Climate change caused modifications to the crop calendar in the Andean regions of Peru

Paula Bayarte

Huancayo, Nov 29 (EFE).- Rains that arrive months late, unexpected hailstorms, and high temperatures for several months have had negative impacts on Peruvian farmers and livestock breeders in high Andean communities.

These difficult conditions have forced them to alter their traditional crop calendar and challenge their worldview to survive.

In an interview with EFE, Luis Romero, Save the Children’s national advisor on disaster risk management and climate change in Peru, said, “Climate change is undoubtedly causing such rapid alterations in weather patterns that crop and livestock farming processes are undergoing abrupt changes as a result.”

In Junín, 3.500 meters above sea level, a department of central Peru, farmers and ranchers are worried about the uncertainty of the weather, causing more damage than they realize.

Last year, the inhabitants of the Apata’s District experienced an extreme drought that led to a 50% reduction in their potato harvest and inflicted serious harm on their fragile economy.

According to Romero, Apata’s District was officially declared a disaster area due to heavy rains typical of the season, but a drought declaration came shortly after.

Another example of such sudden changes occurred a few months ago. When the weather forecast failed to predict rain, farming families decided to fumigate, and unexpected storm hit, and washed away all the insecticide that had not yet penetrated the soil.

The rain not only caused a financial loss but also destroyed much of the crop.

Rethinking tradition

“These changes have prompted farmers to rethink their views on climate change and its impact on their livelihoods,” says Romero, adding that Save the Children is working with communities to develop a guideline to understand these new processes.

He pointed out that altering the established patterns of these communities, under which they have always operated, “constitutes a challenge.”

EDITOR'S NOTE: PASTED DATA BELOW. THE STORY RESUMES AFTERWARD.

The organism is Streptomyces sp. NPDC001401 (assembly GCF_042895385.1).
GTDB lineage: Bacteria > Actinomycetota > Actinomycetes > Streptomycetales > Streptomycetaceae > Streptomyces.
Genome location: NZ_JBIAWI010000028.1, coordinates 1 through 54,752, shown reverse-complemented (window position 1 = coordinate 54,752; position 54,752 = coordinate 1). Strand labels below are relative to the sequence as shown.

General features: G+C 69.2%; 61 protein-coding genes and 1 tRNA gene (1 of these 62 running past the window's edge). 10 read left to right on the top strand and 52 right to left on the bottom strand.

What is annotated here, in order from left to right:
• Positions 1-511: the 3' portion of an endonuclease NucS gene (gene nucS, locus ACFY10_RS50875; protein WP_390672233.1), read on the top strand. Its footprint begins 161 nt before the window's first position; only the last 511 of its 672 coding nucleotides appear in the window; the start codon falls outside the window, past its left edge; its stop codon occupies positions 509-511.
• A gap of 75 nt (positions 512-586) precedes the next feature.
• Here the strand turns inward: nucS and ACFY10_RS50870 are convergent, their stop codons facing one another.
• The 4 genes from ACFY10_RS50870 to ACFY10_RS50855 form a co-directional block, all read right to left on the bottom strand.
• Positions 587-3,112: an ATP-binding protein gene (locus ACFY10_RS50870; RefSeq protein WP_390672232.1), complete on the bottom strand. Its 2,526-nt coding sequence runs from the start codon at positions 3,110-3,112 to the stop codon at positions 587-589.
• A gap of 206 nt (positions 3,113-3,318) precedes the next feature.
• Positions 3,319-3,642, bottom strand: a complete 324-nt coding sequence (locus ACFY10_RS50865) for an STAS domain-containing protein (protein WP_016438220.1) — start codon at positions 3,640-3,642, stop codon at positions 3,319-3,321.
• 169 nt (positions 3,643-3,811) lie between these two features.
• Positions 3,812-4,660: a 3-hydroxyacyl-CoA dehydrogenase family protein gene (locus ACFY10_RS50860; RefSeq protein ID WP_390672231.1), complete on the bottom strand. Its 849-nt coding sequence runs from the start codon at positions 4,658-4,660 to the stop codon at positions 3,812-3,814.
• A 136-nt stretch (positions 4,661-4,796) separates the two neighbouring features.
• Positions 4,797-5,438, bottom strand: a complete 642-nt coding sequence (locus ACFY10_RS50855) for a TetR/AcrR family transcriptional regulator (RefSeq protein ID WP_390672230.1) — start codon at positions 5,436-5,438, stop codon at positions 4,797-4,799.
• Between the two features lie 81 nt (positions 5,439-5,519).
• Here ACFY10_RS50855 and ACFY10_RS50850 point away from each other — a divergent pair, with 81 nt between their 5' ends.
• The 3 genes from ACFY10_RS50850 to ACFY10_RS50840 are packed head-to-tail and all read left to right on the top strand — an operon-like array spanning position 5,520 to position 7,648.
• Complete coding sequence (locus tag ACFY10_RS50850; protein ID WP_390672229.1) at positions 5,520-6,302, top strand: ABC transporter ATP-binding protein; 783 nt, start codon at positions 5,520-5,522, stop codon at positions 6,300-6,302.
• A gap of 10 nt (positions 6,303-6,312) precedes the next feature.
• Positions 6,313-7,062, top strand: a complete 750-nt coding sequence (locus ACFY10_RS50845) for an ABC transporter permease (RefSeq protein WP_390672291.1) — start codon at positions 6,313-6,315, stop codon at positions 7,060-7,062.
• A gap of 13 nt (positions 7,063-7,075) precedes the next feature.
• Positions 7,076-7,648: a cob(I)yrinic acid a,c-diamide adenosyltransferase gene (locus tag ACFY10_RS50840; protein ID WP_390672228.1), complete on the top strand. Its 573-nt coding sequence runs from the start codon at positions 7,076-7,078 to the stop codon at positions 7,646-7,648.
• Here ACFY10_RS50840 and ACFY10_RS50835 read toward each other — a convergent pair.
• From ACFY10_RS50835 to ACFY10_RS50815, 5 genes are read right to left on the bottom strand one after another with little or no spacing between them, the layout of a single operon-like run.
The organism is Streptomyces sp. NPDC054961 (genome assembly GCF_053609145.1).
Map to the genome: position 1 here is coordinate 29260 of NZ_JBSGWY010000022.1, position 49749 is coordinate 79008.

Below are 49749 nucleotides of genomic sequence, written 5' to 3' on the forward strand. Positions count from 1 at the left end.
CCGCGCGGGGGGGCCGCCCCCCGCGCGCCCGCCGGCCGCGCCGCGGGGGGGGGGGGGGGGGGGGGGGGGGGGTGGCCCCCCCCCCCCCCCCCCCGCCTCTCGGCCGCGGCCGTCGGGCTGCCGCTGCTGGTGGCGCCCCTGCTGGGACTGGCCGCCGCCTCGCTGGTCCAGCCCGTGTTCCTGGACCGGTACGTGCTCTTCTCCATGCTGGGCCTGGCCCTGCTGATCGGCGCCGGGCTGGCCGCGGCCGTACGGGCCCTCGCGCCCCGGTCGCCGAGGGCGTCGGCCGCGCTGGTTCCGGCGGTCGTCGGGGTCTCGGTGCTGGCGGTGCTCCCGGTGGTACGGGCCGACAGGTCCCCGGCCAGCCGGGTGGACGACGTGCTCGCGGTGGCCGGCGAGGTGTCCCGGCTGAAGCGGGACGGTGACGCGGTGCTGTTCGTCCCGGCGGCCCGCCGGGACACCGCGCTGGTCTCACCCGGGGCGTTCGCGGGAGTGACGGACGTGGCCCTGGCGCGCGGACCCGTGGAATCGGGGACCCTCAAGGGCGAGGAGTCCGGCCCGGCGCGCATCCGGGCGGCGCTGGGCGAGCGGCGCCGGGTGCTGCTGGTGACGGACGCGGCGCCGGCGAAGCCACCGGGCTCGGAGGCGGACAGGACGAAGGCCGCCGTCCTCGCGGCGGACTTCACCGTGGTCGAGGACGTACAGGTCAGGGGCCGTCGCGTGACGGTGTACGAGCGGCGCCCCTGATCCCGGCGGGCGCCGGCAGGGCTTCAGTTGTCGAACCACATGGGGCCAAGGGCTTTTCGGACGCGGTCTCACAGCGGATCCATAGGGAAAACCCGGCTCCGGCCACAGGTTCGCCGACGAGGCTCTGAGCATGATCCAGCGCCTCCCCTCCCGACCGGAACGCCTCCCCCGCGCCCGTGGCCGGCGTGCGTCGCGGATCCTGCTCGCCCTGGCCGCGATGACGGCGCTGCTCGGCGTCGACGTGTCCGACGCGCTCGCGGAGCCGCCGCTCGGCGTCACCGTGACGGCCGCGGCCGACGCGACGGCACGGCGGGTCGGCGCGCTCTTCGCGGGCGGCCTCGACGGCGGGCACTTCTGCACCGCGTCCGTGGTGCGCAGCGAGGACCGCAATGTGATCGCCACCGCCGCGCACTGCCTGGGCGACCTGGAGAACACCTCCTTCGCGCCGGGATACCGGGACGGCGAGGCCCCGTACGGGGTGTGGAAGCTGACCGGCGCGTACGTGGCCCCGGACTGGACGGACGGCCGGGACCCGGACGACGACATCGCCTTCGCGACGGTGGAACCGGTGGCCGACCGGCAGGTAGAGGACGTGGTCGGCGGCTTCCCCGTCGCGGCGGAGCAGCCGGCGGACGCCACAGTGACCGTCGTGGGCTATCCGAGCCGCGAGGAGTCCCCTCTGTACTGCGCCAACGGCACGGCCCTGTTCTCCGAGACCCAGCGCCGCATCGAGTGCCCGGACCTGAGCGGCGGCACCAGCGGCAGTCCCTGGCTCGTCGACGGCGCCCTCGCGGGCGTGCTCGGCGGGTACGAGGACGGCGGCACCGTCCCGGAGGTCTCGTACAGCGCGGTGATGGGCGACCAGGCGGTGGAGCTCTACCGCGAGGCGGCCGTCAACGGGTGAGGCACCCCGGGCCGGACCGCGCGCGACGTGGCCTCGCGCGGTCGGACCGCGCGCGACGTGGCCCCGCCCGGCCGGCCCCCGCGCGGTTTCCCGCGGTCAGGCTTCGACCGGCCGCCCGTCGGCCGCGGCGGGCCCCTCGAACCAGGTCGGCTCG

Additionally, the absence of internet and information access in these high Andean communities also poses a difficulty.

“It is the way individuals learn, we work that way, we learn throughout our lives, capitalizing on our knowledge and implementing it consistently. This change requires support, but it shouldn’t be limited to external or technical information but should focus on the construction of meaningful experiences,” he explains.

Nonetheless, he says that working with children in schools “has an advantage”: “They can participate in the same activities as their parents, facilitating a transgenerational shift in information approaches, which is crucial.”

He explained that they are developing programs that focus on anticipatory action to engage future generations, which involve educating children about climate dynamics and the challenges they pose so that they are equipped to make informed decisions as adults.


The director of Descocentro, Alliance for Research and Conservation in the Amazon, Angela Dionisio, suggests that changing the calendar acts as an adaptation mechanism, requiring families to record changes, gather information, and modify planting or harvesting schedules.

Although she admits that this is not enough to prevent these phenomena from affecting small farming communities, it would be an important tool, for example, to strengthen seeds and soils so that they are more resistant to extreme weather events.

In addition, it is equally vital to optimize water resources through innovative technologies and revitalize traditional practices, including water collection and the utilization of “qochas” – reservoirs found in high altitude Andean sub-basins.

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